Another picture from day one of the trek, after we'd reached the bottom of the wall of switchbacks.
One of the highlights of this trek - at least for me - was the series of bridges we walked accross. This one doesn't look too bad. Pretty basic stuff.
This one spooked me a little because it really wobbles as you walk accross it. Still, it's pretty basic stuff.
Then comes the exciting part. There had been a bridge here, but it was wiped out by a flood a few weeks prior to our arrival. The bridge had been temporarily replaced by a wire.
Yes, I said "a wire." This isn't how a typical 17 year old spends his summer vacation (of course, that's a Bolivian summer. This was during January)
Surely that was to be the most exciting part of the trail... but there was one more suprise yet to come: Pictures don't seem to do this bridge justice because they somehow make it look smaller than it really is. See the parts in the middle where some of the branches had given way? It's a long way down - then again, you're an IDIOT if you're on this bridge & looking down!
They say that Corroico is at the end of this trek - but it isn't. We walked for a few miles & then were lucky enough to find somebody heading our way... so we hitched the rest of the way in the back of a small truck. Corroico is a wonderful town found deep in one of those Bolivian valleys they call the Yungas. Very tropical and though this picture doesn't do the scene any justice - Corroico is beautiful. What a wonderful place to relax.
The Takesi Trail
The Takesi trail, also known as the Taquesi trail and Inca Road, is trail is a bit more traveled than the Choro trail. This is partly because it's a little easier to reach, and it's a lot less grueling than many other trails. Still, hiking it in the middle of a Bolivian winter proved to be quite challenging. I hiked this trail in the summer of 1993.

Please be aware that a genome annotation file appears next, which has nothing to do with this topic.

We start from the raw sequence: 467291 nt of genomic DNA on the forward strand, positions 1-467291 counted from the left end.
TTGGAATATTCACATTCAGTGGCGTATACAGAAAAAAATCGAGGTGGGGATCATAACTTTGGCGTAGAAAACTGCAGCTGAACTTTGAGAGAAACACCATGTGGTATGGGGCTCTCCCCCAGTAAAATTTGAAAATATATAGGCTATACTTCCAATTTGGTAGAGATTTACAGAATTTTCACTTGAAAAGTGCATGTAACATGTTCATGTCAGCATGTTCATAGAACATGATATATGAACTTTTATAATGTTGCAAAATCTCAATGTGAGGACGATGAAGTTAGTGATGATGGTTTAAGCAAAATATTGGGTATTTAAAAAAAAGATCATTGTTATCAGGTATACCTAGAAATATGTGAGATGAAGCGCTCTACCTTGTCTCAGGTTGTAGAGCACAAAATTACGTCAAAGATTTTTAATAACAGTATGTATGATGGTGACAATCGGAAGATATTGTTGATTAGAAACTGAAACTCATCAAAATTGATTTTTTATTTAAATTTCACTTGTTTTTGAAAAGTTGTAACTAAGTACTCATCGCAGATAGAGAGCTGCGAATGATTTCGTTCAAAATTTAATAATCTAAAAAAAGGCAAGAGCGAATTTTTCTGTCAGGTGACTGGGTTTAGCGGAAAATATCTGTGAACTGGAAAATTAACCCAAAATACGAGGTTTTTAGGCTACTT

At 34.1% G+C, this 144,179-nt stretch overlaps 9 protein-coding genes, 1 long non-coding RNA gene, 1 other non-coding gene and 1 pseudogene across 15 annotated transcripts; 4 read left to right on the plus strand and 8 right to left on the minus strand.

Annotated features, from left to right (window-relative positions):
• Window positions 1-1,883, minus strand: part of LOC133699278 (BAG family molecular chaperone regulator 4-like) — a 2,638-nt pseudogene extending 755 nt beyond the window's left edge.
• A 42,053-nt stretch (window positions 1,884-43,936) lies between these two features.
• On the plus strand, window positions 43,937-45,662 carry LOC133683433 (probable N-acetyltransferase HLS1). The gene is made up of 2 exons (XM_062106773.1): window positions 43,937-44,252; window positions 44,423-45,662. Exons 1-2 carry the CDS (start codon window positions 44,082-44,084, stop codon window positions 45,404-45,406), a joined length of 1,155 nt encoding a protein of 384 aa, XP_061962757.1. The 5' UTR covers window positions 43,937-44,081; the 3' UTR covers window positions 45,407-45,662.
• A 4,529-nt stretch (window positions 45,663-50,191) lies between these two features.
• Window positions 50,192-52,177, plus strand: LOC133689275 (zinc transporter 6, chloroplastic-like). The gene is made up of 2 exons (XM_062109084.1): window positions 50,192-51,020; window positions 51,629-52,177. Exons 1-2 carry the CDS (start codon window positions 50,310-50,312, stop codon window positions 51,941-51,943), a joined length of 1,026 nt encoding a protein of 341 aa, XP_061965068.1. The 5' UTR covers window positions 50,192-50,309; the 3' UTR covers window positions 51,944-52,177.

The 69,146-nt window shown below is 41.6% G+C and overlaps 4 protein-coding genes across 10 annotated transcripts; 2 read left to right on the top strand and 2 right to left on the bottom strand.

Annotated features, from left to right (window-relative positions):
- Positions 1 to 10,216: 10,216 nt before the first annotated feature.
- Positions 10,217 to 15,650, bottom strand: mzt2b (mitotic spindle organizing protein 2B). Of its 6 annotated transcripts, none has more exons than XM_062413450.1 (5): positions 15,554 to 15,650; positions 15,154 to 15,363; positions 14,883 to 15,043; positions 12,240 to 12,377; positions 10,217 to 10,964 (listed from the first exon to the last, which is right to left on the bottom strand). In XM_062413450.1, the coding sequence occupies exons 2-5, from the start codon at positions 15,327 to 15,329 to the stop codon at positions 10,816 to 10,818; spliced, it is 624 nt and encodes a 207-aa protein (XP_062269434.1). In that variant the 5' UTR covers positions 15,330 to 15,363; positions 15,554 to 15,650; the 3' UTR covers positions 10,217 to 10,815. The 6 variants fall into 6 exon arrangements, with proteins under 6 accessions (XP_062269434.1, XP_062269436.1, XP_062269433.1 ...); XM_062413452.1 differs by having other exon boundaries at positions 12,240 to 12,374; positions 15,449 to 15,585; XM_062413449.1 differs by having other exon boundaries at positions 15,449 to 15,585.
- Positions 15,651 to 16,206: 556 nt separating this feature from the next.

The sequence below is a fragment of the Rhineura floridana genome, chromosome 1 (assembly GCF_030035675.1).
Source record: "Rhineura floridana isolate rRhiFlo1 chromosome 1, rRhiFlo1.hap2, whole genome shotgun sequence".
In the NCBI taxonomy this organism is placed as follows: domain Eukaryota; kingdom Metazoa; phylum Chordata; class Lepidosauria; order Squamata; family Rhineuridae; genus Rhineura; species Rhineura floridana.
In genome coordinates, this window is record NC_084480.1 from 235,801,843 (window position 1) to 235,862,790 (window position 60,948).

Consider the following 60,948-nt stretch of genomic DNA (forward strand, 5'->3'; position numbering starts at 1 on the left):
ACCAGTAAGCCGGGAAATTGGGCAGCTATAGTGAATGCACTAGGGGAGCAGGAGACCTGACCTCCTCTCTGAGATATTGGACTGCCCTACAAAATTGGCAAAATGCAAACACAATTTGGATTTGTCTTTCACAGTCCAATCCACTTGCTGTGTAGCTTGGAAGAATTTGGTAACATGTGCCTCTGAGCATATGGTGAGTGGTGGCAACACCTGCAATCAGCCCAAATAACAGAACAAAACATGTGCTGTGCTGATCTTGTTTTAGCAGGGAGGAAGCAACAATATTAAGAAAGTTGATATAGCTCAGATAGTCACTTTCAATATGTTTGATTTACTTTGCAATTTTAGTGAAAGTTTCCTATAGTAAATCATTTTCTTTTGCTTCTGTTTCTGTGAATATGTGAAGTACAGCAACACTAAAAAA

This is, by far, the highlight of Takesi trail. Though it was paved in stone hundreds of years ago, there are sections that are still in amazing shape. It's beautiful to see, but it can be murder on the feet. Obviously, stone isn't the softest surface to walk on, but the real problem comes when it rains. Those stones become very slippery. At times, it was easier to NOT hike on them, as you can see in the photo below.
Yes, that is the trail.
The trail really gets grown over in places.
This was an astonishing find. On the final day of the Takesi trail, we came upon what can best be described as a soda shop. Keep in mind that, at this point, we are hours from any form of civilization. The man who owns this shop must have hiked the trail to buy bottles of soda, which he then sold to anyone hiking along. The soda was warm, being that there's no electricity for refridgeration, and the soda shop was nothing more than hand-made table with a pair of benches, covered by a thatched roof.
With that, we've reached the end of my pictures.